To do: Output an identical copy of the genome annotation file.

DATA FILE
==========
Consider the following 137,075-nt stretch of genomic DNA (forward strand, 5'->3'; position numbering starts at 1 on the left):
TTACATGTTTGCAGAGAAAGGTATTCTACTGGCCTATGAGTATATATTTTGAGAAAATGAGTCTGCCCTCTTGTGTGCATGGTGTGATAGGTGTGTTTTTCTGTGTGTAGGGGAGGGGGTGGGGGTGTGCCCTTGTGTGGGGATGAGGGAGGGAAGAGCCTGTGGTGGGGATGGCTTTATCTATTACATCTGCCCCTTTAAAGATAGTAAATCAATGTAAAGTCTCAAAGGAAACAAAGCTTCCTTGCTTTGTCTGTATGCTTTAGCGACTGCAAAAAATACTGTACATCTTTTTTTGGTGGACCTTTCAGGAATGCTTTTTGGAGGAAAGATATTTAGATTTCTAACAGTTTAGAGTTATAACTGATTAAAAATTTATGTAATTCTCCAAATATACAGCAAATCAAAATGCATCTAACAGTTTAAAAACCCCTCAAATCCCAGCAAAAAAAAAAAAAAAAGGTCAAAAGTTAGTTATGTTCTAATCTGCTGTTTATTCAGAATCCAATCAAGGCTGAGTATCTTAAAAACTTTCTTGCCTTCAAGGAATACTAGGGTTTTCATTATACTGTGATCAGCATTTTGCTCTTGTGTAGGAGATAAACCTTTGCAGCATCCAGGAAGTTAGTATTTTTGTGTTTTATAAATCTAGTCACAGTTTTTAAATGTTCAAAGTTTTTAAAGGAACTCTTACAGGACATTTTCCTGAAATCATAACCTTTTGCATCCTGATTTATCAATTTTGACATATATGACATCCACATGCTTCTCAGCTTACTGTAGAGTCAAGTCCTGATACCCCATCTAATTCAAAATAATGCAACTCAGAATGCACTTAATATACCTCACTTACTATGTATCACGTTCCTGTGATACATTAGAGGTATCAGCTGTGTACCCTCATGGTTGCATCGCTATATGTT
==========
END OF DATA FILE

Consider the following 137,075-nt stretch of genomic DNA (forward strand, 5'->3'; position numbering starts at 1 on the left):
TTACATGTTTGCAGAGAAAGGTATTCTACTGGCCTATGAGTATATATTTTGAGAAAATGAGTCTGCCCTCTTGTGTGCATGGTGTGATAGGTGTGTTTTTCTGTGTGTAGGGGAGGGGGTGGGGGTGTGCCCTTGTGTGGGGATGAGGGAGGGAAGAGCCTGTGGTGGGGATGGCTTTATCTATTACATCTGCCCCTTTAAAGATAGTAAATCAATGTAAAGTCTCAAAGGAAACAAAGCTTCCTTGCTTTGTCTGTATGCTTTAGCGACTGCAAAAAATACTGTACATCTTTTTTTGGTGGACCTTTCAGGAATGCTTTTTGGAGGAAAGATATTTAGATTTCTAACAGTTTAGAGTTATAACTGATTAAAAATTTATGTAATTCTCCAAATATACAGCAAATCAAAATGCATCTAACAGTTTAAAAACCCCTCAAATCCCAGCAAAAAAAAAAAAAAAAGGTCAAAAGTTAGTTATGTTCTAATCTGCTGTTTATTCAGAATCCAATCAAGGCTGAGTATCTTAAAAACTTTCTTGCCTTCAAGGAATACTAGGGTTTTCATTATACTGTGATCAGCATTTTGCTCTTGTGTAGGAGATAAACCTTTGCAGCATCCAGGAAGTTAGTATTTTTGTGTTTTATAAATCTAGTCACAGTTTTTAAATGTTCAAAGTTTTTAAAGGAACTCTTACAGGACATTTTCCTGAAATCATAACCTTTTGCATCCTGATTTATCAATTTTGACATATATGACATCCACATGCTTCTCAGCTTACTGTAGAGTCAAGTCCTGATACCCCATCTAATTCAAAATAATGCAACTCAGAATGCACTTAATATACCTCACTTACTATGTATCACGTTCCTGTGATACATTAGAGGTATCAGCTGTGTACCCTCATGGTTGCATCGCTATATGTT